Thursday, September 13, 2007

Christian Heroes

A few years ago, my hubby taught a Sunday School class on church history. Being a history buff in general, I relished this class. As time went on however, the class was bittersweet. I loved what I was learning, but I lamented not having grown up being familiar with some of the great heroes of the Christian faith. In elementary school, I could have told you lots about George Washington, Patrick Henry, Thomas Jefferson and the like. However, I would have been stymied had you asked me about Polycarp, Athanasius, Augustine or who the “Morningstar of the Reformation” was. [John Wycliff]

How sad.

Too many times, Protestants forget that for centuries there was one church. The St. Patrick of the Catholic Church is also our Patrick – a man to be greatly admired and imitated. It’s okay to call him “saint” - after all, Christians are “saints.” The Apostle Paul often wrote letters referencing “the saints” of his time. There are wonderful heroes that are dubbed St. This or St. That. The history of the Catholic Church before the 16th century is the history of Protestants as well and we should know it! We should know the personalities involved in the Protestant Reformation. We should be at least as familiar with our Christian heroes as we are our country’s founding fathers.

To that end, I picked up a small little book entitled, Against the World: The Odyssey of Athanasius by Henry W. Coray. I wanted to know the man who uttered the famous line “Athanasius contra mundum” or “Athanasius against the world” as he stood for the doctrine of the Trinity against overwhelming odds.

The battle was over Jesus and His place in the Trinity. Against Athanasius was Arius. Arius basically maintained there is only one unbegotten God, one originated Being, without any beginning of existence. The Son, therefore, had a beginning, and was therefore a created being, though the greatest and first of all created beings. Since he was created he was also mutable [changeable], but because he was chosen of God on account of his foreseen merits he was entitled to the veneration of men.

Arius was an eloquent and winsome preacher who knew how to make the most of his appeal and even put some of his propositions into jingles, which the common folk sang. The popularity of his hymns and chants contributed greatly to the spread of his heresy.

Between Arius and Athanasius was the middle majority led by church historian Eusebius of Caesarea. Because of their Arian leanings, this group proposed a compromise position by allowing that the Son was of “like substance” with the Father (homoiousios). Believing Truth cannot be compromised, Athanasius and the orthodoxy party continued to maintain the Son was of the “same substance” with the Father (homoousios), until finally, after considerable debate, the emperor threw the weight of his authority in the balance and thus secured the victory for the party of Athanasius. The Council of Nicea in 325 A.D. gave us the Nicene Creed which set forth Athanasius' view as the orthodox position.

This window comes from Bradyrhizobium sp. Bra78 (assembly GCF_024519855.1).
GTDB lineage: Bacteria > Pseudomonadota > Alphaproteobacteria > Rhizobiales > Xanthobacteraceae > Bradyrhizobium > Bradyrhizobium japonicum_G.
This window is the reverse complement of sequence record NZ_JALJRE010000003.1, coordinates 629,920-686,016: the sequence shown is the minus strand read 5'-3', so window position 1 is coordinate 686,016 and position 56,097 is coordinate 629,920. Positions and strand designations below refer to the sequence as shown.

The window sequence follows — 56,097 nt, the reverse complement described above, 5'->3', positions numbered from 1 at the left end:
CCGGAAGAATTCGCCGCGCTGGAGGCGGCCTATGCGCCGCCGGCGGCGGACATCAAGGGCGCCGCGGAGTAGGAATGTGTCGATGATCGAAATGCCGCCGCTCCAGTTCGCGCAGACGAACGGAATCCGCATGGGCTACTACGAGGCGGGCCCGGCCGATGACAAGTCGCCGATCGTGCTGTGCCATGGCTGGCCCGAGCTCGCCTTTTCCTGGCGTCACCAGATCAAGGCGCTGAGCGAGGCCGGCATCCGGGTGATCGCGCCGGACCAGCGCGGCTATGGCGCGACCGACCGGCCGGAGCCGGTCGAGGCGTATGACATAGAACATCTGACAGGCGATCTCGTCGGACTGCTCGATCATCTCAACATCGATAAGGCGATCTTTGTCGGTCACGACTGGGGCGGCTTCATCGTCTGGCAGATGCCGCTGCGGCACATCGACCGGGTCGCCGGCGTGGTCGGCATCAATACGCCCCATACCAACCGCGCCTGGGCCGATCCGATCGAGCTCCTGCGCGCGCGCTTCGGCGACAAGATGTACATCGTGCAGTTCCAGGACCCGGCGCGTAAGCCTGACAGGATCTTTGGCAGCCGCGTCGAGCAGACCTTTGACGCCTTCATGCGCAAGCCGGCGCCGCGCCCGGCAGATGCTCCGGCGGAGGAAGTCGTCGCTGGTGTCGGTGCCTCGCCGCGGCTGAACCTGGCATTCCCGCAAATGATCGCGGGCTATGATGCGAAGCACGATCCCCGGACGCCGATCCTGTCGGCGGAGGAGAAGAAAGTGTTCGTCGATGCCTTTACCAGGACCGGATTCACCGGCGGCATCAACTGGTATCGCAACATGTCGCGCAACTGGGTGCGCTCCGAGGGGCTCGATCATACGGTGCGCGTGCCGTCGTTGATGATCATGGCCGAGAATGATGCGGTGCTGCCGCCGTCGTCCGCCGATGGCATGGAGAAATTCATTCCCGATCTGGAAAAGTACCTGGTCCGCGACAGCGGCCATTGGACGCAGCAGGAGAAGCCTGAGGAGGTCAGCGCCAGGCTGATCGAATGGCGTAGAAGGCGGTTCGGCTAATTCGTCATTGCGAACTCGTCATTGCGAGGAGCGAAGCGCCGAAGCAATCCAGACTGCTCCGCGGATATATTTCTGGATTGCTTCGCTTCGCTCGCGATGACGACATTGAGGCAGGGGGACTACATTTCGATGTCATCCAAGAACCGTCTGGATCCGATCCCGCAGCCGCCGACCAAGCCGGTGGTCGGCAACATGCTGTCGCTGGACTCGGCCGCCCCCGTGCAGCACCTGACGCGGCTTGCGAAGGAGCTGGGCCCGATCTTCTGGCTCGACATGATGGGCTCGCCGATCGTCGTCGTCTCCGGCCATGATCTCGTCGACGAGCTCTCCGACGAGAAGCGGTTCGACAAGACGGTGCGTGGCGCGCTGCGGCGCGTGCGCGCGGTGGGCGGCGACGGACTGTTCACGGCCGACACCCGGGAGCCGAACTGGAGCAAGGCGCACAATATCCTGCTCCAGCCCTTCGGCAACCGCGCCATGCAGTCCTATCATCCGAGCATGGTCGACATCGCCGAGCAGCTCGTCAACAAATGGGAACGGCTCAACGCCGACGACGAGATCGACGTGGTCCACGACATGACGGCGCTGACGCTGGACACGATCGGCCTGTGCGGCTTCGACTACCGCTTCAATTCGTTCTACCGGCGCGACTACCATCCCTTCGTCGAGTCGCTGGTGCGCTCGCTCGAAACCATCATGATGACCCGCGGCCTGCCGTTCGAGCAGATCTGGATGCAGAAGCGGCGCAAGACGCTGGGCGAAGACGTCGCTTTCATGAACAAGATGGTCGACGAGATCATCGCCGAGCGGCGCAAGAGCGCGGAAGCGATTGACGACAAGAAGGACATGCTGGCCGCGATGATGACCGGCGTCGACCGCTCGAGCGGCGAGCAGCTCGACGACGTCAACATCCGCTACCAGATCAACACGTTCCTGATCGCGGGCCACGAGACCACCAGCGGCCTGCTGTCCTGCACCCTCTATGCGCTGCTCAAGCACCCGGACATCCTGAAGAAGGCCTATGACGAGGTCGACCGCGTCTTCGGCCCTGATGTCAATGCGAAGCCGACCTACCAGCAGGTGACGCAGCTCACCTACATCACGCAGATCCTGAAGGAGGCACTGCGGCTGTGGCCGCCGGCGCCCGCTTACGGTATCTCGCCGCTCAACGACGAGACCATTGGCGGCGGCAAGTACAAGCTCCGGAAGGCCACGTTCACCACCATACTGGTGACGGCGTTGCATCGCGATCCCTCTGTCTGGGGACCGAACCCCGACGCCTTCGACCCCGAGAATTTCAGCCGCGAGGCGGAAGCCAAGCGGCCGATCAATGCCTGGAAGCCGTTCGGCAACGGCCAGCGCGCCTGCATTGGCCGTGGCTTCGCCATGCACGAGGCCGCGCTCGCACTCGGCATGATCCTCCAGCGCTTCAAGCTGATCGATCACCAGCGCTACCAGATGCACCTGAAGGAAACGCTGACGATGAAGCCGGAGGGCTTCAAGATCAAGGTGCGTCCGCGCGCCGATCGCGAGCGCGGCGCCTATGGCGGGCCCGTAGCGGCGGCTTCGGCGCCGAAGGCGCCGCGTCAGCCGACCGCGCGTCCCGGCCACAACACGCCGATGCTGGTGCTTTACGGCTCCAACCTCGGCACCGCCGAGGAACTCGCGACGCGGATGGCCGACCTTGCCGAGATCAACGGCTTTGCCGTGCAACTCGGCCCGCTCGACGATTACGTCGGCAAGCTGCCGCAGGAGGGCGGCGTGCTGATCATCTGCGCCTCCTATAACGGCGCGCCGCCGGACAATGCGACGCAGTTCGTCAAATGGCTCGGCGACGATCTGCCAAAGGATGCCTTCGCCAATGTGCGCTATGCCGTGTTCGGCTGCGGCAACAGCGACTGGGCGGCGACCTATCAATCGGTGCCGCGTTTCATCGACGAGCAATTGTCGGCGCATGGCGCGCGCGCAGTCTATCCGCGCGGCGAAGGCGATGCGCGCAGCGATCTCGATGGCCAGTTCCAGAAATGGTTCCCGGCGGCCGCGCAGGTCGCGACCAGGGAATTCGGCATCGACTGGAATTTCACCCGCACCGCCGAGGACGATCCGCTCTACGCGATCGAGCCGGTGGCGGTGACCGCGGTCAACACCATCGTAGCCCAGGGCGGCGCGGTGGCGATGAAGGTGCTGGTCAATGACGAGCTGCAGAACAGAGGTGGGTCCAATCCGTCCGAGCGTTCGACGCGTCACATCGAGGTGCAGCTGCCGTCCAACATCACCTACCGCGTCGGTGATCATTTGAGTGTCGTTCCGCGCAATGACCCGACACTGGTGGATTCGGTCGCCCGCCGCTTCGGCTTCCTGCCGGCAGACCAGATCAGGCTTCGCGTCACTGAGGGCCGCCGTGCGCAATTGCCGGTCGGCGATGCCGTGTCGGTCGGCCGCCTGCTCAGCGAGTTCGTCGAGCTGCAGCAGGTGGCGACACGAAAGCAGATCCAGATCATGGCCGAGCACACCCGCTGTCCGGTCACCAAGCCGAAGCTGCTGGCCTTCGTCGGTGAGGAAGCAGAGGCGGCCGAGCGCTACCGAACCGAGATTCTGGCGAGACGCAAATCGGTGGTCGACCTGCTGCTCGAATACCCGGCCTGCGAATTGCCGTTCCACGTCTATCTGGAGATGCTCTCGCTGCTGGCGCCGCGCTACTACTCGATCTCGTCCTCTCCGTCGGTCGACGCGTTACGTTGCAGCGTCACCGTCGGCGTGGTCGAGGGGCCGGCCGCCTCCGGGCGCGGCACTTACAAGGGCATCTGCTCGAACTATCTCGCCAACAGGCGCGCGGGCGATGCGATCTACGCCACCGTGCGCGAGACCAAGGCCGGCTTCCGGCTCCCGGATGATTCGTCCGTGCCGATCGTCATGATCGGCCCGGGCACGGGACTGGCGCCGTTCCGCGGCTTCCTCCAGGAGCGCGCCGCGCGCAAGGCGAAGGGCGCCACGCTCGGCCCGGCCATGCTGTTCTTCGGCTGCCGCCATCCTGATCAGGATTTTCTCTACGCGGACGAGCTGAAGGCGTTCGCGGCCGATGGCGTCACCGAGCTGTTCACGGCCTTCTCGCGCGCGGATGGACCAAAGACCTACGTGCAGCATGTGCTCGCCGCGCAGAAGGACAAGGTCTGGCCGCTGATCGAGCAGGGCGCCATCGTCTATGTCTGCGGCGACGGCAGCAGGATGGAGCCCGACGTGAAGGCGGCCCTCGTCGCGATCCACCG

Ah, but there’s the rub. Having a religious issue settled by political means creates its own problems and the Arius vs Athanasius battle would continue all of Athanasius’ 80+ years!

The means people are willing to use says a lot about their character. The Arians hurled false accusations after false accusations against Athanasius. They manipulated rulers resulting in Athanasius being exiled five times for his unwavering commitment to the exclusion of one letter (homoousios vs homoiousios)! The Arian supporters time and time again barged into church services of Athanasius’ followers and raped, beat and murdered many of the congregants. All this in the name of religion! (And we think things are bad today!)

Ancient creeds, which set forth doctrines Christians take for granted today, were forged many times by the blood of brave, uncompromising believers:

The Nicene Creed
I believe in one God, the Father Almighty, Maker of heaven and earth, and
of all things visible and invisible.

And in one Lord Jesus Christ, the only-begotten Son of God, begotten of
the Father before all worlds; God of God, Light of Light, very God of very God;
begotten, not made, being of one substance with the Father, by whom all things
were made.

Who, for us men and for our salvation, came down from heaven, and was
incarnate by the Holy Spirit of the virgin Mary, and was made man; and was
crucified also for us under Pontius Pilate; He suffered and was buried; and the
third day He rose again, according to the Scriptures; and ascended into heaven,
and sits on the right hand of the Father; and He shall come again, with glory,
to judge the quick and the dead; whose kingdom shall have no end.

And I believe in the Holy Ghost, the Lord and Giver of Life; who
proceeds from the Father and the Son; who with the Father and the Son together
is worshipped and glorified; who spoke by the prophets.

And I believe one holy catholic and apostolic Church. I acknowledge one
baptism for the remission of sins; and I look for the resurrection of the dead,
and the life of the world to come.



Anonymous said...

It should be mentioned that the Nicene council was convoked by Constantine, thereby settling a religious issue by political means.

Alisa said...

And your point would be? I'm sorry, but you seem to be suggesting theology is not political.

Anonymous said...

The Nicene creed is full of hidden truths about our faith. But why the contention???

Barbara Wood said...

Alisa, I want to thank you for this post. I'm putting together a church program highlighting heroes of the faith, and these thoughts go right along with what I hope to portray.

Thank you again,